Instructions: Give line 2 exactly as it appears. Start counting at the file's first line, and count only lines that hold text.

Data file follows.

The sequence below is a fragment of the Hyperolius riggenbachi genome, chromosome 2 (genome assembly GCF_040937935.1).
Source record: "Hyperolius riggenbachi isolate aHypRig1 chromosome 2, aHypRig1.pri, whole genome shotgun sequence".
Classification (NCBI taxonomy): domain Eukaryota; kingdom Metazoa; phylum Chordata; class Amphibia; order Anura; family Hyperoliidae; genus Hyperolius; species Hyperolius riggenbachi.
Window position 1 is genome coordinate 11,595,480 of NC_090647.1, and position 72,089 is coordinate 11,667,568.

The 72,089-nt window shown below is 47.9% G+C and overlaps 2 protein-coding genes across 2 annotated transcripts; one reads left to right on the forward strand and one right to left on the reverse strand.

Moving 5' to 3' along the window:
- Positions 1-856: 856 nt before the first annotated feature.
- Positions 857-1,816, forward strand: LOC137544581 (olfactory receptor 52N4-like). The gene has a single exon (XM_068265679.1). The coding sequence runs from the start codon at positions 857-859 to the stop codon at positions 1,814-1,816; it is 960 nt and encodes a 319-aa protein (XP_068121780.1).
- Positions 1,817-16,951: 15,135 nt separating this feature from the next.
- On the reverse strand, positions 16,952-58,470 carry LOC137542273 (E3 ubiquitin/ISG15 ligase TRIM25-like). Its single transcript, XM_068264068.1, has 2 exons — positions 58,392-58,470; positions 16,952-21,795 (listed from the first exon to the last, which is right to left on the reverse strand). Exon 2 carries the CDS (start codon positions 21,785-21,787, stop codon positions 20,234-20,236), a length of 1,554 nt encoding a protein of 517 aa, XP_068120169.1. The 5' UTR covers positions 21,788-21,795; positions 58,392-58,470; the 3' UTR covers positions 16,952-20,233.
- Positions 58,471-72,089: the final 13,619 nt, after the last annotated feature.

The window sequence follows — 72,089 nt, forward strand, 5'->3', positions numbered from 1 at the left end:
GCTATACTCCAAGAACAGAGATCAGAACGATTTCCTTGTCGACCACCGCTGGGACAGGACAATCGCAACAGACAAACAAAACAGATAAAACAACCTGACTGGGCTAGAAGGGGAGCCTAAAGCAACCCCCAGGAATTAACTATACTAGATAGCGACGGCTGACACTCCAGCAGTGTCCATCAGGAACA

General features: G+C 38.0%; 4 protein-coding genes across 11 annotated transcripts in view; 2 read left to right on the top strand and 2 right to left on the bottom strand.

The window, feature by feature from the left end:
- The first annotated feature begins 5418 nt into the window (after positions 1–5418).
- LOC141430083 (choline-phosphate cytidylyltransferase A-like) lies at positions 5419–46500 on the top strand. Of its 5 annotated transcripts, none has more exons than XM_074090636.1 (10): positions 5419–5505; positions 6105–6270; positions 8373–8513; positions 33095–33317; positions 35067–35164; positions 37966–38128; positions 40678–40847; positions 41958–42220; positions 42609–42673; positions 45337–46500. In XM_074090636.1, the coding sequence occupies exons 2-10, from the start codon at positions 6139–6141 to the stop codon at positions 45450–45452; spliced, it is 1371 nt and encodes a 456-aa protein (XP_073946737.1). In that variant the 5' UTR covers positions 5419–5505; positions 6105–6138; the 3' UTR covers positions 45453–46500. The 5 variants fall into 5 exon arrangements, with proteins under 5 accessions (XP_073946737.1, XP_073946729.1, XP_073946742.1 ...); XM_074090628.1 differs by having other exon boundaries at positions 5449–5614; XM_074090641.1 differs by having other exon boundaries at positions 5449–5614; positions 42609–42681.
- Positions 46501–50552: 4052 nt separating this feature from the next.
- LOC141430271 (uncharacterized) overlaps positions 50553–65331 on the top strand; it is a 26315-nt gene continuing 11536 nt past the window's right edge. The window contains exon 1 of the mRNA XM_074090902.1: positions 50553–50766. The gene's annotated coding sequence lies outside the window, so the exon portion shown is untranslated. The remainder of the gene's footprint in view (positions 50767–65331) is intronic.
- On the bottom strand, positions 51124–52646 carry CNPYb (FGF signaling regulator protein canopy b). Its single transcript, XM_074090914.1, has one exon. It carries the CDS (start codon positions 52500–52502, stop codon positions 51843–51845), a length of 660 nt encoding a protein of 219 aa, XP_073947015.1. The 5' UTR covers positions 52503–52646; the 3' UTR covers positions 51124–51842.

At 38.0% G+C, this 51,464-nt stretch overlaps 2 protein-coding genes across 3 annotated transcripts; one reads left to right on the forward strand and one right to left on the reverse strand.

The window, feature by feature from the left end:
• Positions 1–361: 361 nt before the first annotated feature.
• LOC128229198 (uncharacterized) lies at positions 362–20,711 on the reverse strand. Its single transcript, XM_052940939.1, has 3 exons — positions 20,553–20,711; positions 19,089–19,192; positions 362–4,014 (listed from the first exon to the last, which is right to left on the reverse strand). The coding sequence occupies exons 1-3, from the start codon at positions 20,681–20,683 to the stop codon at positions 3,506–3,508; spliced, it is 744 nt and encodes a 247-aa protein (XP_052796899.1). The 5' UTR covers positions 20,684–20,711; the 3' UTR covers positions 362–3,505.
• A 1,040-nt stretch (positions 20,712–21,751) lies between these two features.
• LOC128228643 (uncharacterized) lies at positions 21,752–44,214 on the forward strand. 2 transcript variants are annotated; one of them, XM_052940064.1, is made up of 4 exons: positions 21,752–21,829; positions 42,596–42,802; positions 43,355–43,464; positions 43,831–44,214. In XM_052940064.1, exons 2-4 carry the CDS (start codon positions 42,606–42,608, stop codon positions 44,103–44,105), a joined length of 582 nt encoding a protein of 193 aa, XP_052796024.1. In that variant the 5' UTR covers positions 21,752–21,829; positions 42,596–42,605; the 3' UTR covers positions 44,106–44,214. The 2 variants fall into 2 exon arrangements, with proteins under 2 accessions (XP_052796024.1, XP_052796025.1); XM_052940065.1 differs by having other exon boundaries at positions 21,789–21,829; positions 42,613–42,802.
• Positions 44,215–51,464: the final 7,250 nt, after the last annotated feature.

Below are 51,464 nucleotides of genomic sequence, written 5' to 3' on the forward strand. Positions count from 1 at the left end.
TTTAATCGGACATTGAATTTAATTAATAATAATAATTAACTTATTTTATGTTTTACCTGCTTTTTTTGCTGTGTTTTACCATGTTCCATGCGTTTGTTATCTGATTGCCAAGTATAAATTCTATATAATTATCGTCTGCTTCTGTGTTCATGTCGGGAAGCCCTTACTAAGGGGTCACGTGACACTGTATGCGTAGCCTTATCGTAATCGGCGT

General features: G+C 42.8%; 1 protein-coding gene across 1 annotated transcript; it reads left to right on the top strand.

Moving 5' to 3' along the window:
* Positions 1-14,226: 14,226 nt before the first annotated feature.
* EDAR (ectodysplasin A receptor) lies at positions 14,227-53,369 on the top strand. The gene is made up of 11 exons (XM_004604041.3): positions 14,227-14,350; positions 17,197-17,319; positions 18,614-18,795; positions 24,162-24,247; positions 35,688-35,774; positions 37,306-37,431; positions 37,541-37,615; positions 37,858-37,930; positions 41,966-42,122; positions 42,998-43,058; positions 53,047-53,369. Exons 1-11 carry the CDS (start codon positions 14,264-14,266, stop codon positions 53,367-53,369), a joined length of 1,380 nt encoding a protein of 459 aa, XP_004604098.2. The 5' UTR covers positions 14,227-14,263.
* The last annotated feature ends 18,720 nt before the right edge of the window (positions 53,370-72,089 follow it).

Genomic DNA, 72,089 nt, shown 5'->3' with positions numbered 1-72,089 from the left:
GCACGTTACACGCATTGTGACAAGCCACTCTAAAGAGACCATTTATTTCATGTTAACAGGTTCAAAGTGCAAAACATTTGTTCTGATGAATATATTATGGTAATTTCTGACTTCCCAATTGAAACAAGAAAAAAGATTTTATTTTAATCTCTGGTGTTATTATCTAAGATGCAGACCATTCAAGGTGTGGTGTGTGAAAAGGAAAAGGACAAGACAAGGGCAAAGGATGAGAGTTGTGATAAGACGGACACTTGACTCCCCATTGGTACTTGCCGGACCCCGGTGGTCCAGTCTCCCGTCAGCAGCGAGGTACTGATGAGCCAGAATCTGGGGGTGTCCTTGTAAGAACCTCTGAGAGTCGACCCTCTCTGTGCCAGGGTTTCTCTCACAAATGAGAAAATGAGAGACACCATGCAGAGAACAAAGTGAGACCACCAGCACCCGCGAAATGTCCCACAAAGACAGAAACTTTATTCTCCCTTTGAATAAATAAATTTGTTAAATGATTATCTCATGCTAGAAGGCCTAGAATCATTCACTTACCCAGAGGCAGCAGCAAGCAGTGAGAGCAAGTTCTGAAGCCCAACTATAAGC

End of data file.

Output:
Source record: "Hyperolius riggenbachi isolate aHypRig1 chromosome 2, aHypRig1.pri, whole genome shotgun sequence".